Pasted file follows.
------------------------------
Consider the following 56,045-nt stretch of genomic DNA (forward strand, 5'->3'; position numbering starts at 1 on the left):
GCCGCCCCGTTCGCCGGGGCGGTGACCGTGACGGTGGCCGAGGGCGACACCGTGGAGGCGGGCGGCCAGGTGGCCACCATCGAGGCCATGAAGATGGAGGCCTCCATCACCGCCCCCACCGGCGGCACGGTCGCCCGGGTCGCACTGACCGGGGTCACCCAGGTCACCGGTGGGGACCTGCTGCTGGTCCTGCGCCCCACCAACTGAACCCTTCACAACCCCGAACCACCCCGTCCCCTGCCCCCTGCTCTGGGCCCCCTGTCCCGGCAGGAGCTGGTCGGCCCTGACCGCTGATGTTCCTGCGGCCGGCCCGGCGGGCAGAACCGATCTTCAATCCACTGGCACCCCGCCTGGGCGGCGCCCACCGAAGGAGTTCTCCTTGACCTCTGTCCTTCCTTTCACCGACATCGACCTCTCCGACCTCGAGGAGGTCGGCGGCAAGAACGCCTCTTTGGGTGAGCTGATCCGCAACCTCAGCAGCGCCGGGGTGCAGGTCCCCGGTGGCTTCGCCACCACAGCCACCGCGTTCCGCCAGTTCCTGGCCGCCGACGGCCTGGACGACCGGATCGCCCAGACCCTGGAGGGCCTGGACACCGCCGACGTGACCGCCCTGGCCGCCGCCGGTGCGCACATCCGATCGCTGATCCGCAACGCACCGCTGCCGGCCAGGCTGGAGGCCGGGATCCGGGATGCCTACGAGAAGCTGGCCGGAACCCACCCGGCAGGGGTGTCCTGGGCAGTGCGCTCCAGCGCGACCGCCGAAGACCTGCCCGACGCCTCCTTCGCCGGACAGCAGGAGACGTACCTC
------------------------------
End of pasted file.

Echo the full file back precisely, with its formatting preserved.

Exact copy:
Consider the following 56,045-nt stretch of genomic DNA (forward strand, 5'->3'; position numbering starts at 1 on the left):
GCCGCCCCGTTCGCCGGGGCGGTGACCGTGACGGTGGCCGAGGGCGACACCGTGGAGGCGGGCGGCCAGGTGGCCACCATCGAGGCCATGAAGATGGAGGCCTCCATCACCGCCCCCACCGGCGGCACGGTCGCCCGGGTCGCACTGACCGGGGTCACCCAGGTCACCGGTGGGGACCTGCTGCTGGTCCTGCGCCCCACCAACTGAACCCTTCACAACCCCGAACCACCCCGTCCCCTGCCCCCTGCTCTGGGCCCCCTGTCCCGGCAGGAGCTGGTCGGCCCTGACCGCTGATGTTCCTGCGGCCGGCCCGGCGGGCAGAACCGATCTTCAATCCACTGGCACCCCGCCTGGGCGGCGCCCACCGAAGGAGTTCTCCTTGACCTCTGTCCTTCCTTTCACCGACATCGACCTCTCCGACCTCGAGGAGGTCGGCGGCAAGAACGCCTCTTTGGGTGAGCTGATCCGCAACCTCAGCAGCGCCGGGGTGCAGGTCCCCGGTGGCTTCGCCACCACAGCCACCGCGTTCCGCCAGTTCCTGGCCGCCGACGGCCTGGACGACCGGATCGCCCAGACCCTGGAGGGCCTGGACACCGCCGACGTGACCGCCCTGGCCGCCGCCGGTGCGCACATCCGATCGCTGATCCGCAACGCACCGCTGCCGGCCAGGCTGGAGGCCGGGATCCGGGATGCCTACGAGAAGCTGGCCGGAACCCACCCGGCAGGGGTGTCCTGGGCAGTGCGCTCCAGCGCGACCGCCGAAGACCTGCCCGACGCCTCCTTCGCCGGACAGCAGGAGACGTACCTC